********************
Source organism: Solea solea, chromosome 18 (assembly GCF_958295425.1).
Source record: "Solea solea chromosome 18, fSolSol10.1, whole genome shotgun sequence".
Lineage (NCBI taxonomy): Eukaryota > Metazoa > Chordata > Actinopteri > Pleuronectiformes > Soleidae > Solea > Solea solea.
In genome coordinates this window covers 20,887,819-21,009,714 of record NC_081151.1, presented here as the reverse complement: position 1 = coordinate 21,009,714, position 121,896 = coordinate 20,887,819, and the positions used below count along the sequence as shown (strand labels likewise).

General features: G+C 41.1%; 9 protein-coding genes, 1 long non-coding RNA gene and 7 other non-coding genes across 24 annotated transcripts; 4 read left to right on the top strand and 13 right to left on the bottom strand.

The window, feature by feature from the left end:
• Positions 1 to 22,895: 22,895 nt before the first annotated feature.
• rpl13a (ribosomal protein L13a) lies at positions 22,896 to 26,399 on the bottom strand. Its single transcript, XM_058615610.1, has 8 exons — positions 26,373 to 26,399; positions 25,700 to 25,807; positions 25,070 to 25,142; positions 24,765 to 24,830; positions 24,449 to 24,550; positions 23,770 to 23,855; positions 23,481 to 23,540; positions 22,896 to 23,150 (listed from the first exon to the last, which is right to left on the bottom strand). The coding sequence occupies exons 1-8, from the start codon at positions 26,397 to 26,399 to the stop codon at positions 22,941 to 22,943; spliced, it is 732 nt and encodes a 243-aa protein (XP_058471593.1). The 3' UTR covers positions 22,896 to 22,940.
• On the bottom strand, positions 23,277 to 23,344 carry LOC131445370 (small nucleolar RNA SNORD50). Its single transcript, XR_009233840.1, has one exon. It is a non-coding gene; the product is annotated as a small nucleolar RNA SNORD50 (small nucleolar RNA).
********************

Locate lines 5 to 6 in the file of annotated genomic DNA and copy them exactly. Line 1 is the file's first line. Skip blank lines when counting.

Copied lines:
General features: G+C 41.1%; 9 protein-coding genes, 1 long non-coding RNA gene and 7 other non-coding genes across 24 annotated transcripts; 4 read left to right on the top strand and 13 right to left on the bottom strand.

The window, feature by feature from the left end: